The STRATEGY for Safety, Well-being, and Belonging

Photo by Joni Bertrand

Indigenous youth share their stories to build a better future

The STRATEGY for Safety, Well-being and Belonging is a multi-year project funded by Public Safety Canada with the goal of developing a plan that addresses the needs identified by Indigenous youth. It aims to implement pilot projects that increase the safety and well-being of urban Indigenous youth through a lens of crime prevention and providing direct low-barrier programming.

The priorities identified aim to be implemented over the next two to four years. The objective is for Indigenous and other community organizations to take ownership over these pilot projects to provide sustainable and long-term support for the well-being and belonging of urban Indigenous communities in the Greater Montreal area. The STRATEGY reflects a continued commitment to listen to community needs and bring together the necessary resources to create systems and services that meet these needs.

The STRATEGY report is the product of several years of primary and secondary research as well as various consultations with Indigenous youth, Elders and Support workers. It outlines the NETWORK’s research process and discusses obstacles and barriers as well as solutions and recommendations to three main identified themes:

  1. Safety and self-care
  2. Priorities and basic needs
  3. Youth Protection and systemic change

The report amplifies the voices of Indigenous youth, who shared stories as well as lived experiences and who generously identified ways in which change is possible.

Photo by Cory Hunlin

Calling out for projects 

Now officially launched, our next step is to host pilot projects that address the needs identified in the STRATEGY recommendations (see the Community Report on pages 28-31). As one of the core principles of the STRATEGY is Indigenous youth governance, Indigenous youth and the NETWORK’s Youth Advisors are invited to send us their project ideas by emailing us at:

Other entities are also welcomed to pitch their ideas, although we will be prioritizing projects led by Indigenous youth. An assessment of projects will be made on a case by case basis.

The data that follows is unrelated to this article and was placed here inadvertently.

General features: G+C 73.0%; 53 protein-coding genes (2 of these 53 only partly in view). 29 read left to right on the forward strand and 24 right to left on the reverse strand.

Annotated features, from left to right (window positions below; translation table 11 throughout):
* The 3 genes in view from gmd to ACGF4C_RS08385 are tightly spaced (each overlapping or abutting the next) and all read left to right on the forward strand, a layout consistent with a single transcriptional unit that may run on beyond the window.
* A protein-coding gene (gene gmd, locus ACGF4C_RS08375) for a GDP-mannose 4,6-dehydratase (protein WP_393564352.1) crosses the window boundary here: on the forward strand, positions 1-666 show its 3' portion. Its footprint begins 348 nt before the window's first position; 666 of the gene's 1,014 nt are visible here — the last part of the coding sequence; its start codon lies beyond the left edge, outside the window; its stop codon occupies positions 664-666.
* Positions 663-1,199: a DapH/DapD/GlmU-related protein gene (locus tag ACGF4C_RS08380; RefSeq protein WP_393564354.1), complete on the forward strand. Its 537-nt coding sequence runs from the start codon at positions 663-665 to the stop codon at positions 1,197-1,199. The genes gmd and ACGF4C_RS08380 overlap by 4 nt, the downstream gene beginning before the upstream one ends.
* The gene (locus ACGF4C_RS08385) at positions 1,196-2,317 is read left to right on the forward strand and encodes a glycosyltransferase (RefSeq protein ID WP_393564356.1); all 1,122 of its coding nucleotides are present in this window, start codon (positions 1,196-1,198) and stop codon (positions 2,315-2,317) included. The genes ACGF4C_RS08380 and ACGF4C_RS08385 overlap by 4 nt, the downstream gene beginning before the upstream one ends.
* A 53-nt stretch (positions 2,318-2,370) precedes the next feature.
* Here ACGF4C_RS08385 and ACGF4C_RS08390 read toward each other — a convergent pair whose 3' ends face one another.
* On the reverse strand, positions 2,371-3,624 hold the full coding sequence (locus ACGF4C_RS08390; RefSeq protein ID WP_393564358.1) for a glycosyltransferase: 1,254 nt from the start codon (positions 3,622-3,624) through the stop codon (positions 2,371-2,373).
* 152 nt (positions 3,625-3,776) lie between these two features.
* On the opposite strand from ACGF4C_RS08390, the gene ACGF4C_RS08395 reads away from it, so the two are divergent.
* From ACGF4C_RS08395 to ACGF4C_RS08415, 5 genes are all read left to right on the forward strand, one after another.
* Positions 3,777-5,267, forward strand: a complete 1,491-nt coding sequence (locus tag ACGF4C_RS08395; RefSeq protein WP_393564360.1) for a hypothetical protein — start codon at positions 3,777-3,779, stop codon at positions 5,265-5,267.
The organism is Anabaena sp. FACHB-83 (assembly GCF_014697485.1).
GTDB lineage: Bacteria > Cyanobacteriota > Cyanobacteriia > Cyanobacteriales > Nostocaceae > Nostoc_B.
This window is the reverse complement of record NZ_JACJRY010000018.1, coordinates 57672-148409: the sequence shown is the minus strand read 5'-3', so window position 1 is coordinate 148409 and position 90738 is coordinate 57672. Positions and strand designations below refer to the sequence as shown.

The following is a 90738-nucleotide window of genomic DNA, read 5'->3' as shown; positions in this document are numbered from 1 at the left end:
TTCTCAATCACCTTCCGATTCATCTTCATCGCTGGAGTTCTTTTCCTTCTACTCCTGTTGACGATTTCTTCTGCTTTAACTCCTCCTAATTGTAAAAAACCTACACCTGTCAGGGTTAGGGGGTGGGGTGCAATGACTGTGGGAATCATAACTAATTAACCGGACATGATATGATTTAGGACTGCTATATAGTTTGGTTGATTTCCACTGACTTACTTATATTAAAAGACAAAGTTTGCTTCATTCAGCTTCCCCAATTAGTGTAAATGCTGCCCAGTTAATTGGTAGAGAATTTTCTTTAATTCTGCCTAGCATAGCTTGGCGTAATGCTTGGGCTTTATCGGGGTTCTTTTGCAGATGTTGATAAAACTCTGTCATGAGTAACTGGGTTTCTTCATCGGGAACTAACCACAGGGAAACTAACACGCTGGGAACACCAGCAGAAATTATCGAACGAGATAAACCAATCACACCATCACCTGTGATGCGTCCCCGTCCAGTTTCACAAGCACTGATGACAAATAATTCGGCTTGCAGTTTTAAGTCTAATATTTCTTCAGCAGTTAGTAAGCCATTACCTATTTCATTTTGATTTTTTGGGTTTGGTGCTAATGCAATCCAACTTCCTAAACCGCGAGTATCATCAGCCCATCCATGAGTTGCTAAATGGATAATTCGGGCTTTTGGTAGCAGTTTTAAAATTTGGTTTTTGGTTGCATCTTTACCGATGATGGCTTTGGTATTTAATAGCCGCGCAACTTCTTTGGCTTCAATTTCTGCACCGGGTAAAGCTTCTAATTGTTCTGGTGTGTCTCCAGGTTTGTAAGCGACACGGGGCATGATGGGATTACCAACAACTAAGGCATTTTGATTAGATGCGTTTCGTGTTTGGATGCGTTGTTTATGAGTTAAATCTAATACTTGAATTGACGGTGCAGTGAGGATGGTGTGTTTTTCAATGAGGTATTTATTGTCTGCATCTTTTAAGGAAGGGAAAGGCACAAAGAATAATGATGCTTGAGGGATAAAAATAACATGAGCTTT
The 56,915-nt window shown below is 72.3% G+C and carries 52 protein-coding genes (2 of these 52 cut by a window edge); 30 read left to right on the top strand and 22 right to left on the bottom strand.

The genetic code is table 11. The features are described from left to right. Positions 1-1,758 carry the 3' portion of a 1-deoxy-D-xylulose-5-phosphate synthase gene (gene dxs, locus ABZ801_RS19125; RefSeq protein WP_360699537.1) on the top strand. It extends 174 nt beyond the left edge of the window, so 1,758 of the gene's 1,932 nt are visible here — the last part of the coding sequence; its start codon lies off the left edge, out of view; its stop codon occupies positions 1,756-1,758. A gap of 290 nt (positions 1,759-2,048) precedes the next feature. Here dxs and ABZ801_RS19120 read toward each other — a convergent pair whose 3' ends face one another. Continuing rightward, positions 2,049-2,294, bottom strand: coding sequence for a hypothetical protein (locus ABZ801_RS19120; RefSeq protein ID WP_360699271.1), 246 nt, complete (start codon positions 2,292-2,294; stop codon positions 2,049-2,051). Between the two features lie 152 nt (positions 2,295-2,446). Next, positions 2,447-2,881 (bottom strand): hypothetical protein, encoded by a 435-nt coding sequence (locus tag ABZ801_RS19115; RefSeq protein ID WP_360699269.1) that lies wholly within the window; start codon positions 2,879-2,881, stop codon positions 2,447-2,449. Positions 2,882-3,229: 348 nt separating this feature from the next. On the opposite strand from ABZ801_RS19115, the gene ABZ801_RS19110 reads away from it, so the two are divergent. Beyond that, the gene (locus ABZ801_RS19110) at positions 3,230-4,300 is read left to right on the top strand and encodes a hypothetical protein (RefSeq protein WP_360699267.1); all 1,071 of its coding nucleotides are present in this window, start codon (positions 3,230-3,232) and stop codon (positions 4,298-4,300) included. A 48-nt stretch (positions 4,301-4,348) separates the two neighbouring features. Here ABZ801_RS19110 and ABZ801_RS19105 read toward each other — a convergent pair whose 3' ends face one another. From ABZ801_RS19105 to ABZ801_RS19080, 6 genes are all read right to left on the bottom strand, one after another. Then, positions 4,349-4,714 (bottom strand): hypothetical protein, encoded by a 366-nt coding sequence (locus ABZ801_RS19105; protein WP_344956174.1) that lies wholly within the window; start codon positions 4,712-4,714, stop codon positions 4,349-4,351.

Frequently Asked Questions (FAQ) 

What are the roles and responsibilities of a Youth Advisor? Will I be paid for my participation?

Youth Advisors help to guide the NETWORK in creating pilot projects that are focused on the needs of youth like you. You will be asked to participate in meetings, trainings, consultation sessions, gatherings, plannings, etc. approximately once every month, and paid $20/hour for your time. Occasionally, you may be asked to attend additional meetings or review documents. Typically, Youth Advisors will be paid on the day of a meeting or event. However, Youth Advisors who participate in the project over 10 hours per month must submit an invoice at the end of each month and will be paid by direct deposit.

Can anyone become a Youth Advisor?

To qualify as a Youth Advisor with the NETWORK you need to be an Indigenous person currently residing in the Greater Montreal Area and be between 12-35 years old. Youth Advisors are paid $20/hour for meetings, trainings and consultation sessions.

Would I be considered as an employee?

No. Youth Advisors are not considered employees of The NETWORK nor are Youth Advisors representatives of the organization. You will be remunerated and paid as a consultant of this project. For consultants, The NETWORK does not pay into unemployment, retirement, disability, or any other benefits. The NETWORK can however provide a reference in your future employment search.

What is in it for me?

This is an opportunity to get involved and grow with other like minded youth. The NETWORK provides various paid trainings and workshops specifically for Youth Advisors to learn new skills. Invest in your professional, personal, and spiritual development by helping us on social media, assisting with event planning, partaking in facilitation training, and more!

How do I become a Youth Advisor? If I have a friend who is interested, what can they do?

If you or someone you know are interested in becoming a youth advisor please contact: 

I have a project idea that supports Indigenous youth. Who can I talk to about it?

You can get in touch with the NETWORK and we can set up a meeting to discuss  your youth project in more depth. You can send an email to: 

I have funding, contacts, training, equipment, event space, etc. to contribute towards the STRATEGY, how can I get involved?

We welcome diverse ways of contributing to the STRATEGY. Please contact us to set up a meeting: 

Do you offer emergency services or funding?

The NETWORK does not provide emergency services or funding. One of the STRATEGY recommendations for the future is to develop emergency funds/services offered by a collaborating organization. For emergency services, contact :



Anonymous information line (MMIWG2S+).




Cree Board of Health and Social Services of James Bay

WIICHIHIIWAAUWIN Mental health line

1-833-632-HELP (4357)



National Inquiry MMIWG

An independent, toll-free support line to provide support for anyone who requires assistance




National Indian Residential Schools Crisis Line

For survivors and their family members 



Hope for Wellness

Phone line available 24/7 to Indigenous peoples in Canada




Nunavut Kamatsiaqtut Helpline

Telephone counseling for northerners in crisis. Toll-free number outside of Iqaluit.



Keep reading

The NETWORK continuously creates new material to transfer knowledge to the general public. You can consult our advocacy, awareness-building and educational tools as well as other NETWORK-initiated research reports in our resource section.